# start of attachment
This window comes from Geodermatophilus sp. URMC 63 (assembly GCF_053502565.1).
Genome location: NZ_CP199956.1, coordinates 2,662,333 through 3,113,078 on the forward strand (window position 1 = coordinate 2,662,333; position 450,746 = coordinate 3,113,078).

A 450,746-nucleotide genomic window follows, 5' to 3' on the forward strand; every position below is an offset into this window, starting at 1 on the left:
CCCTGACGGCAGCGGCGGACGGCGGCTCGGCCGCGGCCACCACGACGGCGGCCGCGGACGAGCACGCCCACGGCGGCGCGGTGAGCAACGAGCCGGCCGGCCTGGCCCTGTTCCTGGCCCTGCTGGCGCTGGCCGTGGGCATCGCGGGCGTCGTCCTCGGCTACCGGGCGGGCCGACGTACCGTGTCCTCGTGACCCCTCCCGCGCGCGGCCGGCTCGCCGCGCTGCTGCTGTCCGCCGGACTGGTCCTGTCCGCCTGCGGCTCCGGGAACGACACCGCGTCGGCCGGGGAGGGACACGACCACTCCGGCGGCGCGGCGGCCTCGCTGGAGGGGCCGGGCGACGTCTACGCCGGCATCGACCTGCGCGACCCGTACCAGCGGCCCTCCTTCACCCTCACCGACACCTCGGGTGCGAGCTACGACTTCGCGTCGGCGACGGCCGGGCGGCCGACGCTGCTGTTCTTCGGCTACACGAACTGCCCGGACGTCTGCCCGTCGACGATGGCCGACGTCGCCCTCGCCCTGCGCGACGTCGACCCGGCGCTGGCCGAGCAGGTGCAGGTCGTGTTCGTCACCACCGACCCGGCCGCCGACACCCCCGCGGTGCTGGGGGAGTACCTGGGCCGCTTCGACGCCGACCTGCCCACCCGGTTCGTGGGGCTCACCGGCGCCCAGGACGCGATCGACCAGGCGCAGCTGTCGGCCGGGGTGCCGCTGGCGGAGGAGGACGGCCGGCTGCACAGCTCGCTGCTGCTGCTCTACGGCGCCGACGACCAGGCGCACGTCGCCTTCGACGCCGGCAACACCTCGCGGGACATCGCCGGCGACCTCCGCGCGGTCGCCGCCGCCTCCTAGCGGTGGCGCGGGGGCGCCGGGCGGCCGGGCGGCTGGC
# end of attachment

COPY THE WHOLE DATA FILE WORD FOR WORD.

This window comes from Geodermatophilus sp. URMC 63 (assembly GCF_053502565.1).
Genome location: NZ_CP199956.1, coordinates 2,662,333 through 3,113,078 on the forward strand (window position 1 = coordinate 2,662,333; position 450,746 = coordinate 3,113,078).

A 450,746-nucleotide genomic window follows, 5' to 3' on the forward strand; every position below is an offset into this window, starting at 1 on the left:
CCCTGACGGCAGCGGCGGACGGCGGCTCGGCCGCGGCCACCACGACGGCGGCCGCGGACGAGCACGCCCACGGCGGCGCGGTGAGCAACGAGCCGGCCGGCCTGGCCCTGTTCCTGGCCCTGCTGGCGCTGGCCGTGGGCATCGCGGGCGTCGTCCTCGGCTACCGGGCGGGCCGACGTACCGTGTCCTCGTGACCCCTCCCGCGCGCGGCCGGCTCGCCGCGCTGCTGCTGTCCGCCGGACTGGTCCTGTCCGCCTGCGGCTCCGGGAACGACACCGCGTCGGCCGGGGAGGGACACGACCACTCCGGCGGCGCGGCGGCCTCGCTGGAGGGGCCGGGCGACGTCTACGCCGGCATCGACCTGCGCGACCCGTACCAGCGGCCCTCCTTCACCCTCACCGACACCTCGGGTGCGAGCTACGACTTCGCGTCGGCGACGGCCGGGCGGCCGACGCTGCTGTTCTTCGGCTACACGAACTGCCCGGACGTCTGCCCGTCGACGATGGCCGACGTCGCCCTCGCCCTGCGCGACGTCGACCCGGCGCTGGCCGAGCAGGTGCAGGTCGTGTTCGTCACCACCGACCCGGCCGCCGACACCCCCGCGGTGCTGGGGGAGTACCTGGGCCGCTTCGACGCCGACCTGCCCACCCGGTTCGTGGGGCTCACCGGCGCCCAGGACGCGATCGACCAGGCGCAGCTGTCGGCCGGGGTGCCGCTGGCGGAGGAGGACGGCCGGCTGCACAGCTCGCTGCTGCTGCTCTACGGCGCCGACGACCAGGCGCACGTCGCCTTCGACGCCGGCAACACCTCGCGGGACATCGCCGGCGACCTCCGCGCGGTCGCCGCCGCCTCCTAGCGGTGGCGCGGGGGCGCCGGGCGGCCGGGCGGCTGGC